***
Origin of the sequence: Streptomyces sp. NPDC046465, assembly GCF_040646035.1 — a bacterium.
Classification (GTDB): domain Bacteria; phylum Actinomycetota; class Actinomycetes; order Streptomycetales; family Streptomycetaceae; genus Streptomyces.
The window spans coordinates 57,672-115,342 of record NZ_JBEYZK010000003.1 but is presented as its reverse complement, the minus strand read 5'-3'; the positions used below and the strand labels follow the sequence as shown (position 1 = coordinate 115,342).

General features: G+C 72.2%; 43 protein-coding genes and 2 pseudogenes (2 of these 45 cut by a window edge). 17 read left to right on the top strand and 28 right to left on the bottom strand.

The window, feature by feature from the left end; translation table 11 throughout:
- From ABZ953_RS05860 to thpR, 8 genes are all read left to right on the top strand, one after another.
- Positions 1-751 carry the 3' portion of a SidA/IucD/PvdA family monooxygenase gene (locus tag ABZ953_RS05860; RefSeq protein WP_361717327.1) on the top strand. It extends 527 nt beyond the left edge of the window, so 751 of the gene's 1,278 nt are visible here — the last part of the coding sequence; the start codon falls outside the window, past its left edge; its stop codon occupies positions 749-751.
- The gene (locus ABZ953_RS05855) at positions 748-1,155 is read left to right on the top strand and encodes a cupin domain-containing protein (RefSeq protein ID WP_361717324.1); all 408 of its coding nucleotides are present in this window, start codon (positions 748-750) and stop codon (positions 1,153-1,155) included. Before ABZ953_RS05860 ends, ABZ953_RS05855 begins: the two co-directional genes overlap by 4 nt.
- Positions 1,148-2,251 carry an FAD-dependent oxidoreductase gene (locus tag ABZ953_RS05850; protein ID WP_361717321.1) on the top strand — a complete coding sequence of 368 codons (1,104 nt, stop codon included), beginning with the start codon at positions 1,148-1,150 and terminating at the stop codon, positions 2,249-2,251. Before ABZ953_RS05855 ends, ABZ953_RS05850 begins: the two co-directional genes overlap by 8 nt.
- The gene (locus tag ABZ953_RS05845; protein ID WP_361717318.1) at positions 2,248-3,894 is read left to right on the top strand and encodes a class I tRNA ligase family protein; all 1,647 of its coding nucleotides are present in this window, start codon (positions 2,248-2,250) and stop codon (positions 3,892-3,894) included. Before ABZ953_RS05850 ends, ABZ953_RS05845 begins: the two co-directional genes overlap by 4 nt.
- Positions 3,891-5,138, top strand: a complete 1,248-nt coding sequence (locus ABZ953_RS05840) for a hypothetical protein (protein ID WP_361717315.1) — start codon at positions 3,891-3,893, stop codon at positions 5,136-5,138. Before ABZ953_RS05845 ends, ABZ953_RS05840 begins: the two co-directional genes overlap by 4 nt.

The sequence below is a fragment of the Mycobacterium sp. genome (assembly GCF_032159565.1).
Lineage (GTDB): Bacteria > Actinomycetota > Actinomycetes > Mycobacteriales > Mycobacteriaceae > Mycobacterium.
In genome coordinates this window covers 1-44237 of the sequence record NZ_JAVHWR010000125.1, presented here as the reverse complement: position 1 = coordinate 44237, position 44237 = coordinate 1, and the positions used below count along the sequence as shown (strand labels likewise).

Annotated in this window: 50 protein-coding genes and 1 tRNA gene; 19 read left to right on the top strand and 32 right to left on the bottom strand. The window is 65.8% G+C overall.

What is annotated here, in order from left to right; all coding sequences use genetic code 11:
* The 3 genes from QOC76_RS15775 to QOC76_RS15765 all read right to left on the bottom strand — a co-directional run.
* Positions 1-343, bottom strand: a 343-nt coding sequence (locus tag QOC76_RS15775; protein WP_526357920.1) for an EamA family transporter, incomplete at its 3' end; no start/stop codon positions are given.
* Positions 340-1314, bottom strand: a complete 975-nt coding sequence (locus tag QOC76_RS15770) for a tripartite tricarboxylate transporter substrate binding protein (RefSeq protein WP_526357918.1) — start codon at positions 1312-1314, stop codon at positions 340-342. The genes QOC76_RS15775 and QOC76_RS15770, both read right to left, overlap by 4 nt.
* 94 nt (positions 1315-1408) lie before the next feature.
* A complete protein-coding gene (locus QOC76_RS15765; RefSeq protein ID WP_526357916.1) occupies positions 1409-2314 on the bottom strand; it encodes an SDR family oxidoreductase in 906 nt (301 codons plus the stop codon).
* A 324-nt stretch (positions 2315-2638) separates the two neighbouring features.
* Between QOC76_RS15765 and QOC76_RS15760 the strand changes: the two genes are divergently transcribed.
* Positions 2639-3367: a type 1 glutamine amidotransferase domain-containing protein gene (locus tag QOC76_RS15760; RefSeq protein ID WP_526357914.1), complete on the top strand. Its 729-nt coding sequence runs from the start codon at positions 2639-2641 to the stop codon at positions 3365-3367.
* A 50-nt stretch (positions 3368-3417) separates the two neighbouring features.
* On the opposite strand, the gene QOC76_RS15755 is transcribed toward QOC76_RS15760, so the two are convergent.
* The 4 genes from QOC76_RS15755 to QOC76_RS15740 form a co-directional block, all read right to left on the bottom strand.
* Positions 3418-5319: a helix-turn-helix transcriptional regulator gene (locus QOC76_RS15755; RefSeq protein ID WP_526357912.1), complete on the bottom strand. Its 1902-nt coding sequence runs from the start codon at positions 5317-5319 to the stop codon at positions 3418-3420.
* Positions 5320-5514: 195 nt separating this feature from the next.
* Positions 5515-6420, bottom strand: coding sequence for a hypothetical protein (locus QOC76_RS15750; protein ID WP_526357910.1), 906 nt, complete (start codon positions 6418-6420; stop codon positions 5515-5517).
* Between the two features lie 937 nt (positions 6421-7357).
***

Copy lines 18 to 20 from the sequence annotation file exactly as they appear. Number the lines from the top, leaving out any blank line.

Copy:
* Positions 1-343, bottom strand: a 343-nt coding sequence (locus tag QOC76_RS15775; protein WP_526357920.1) for an EamA family transporter, incomplete at its 3' end; no start/stop codon positions are given.
* Positions 340-1314, bottom strand: a complete 975-nt coding sequence (locus tag QOC76_RS15770) for a tripartite tricarboxylate transporter substrate binding protein (RefSeq protein WP_526357918.1) — start codon at positions 1312-1314, stop codon at positions 340-342. The genes QOC76_RS15775 and QOC76_RS15770, both read right to left, overlap by 4 nt.
* 94 nt (positions 1315-1408) lie before the next feature.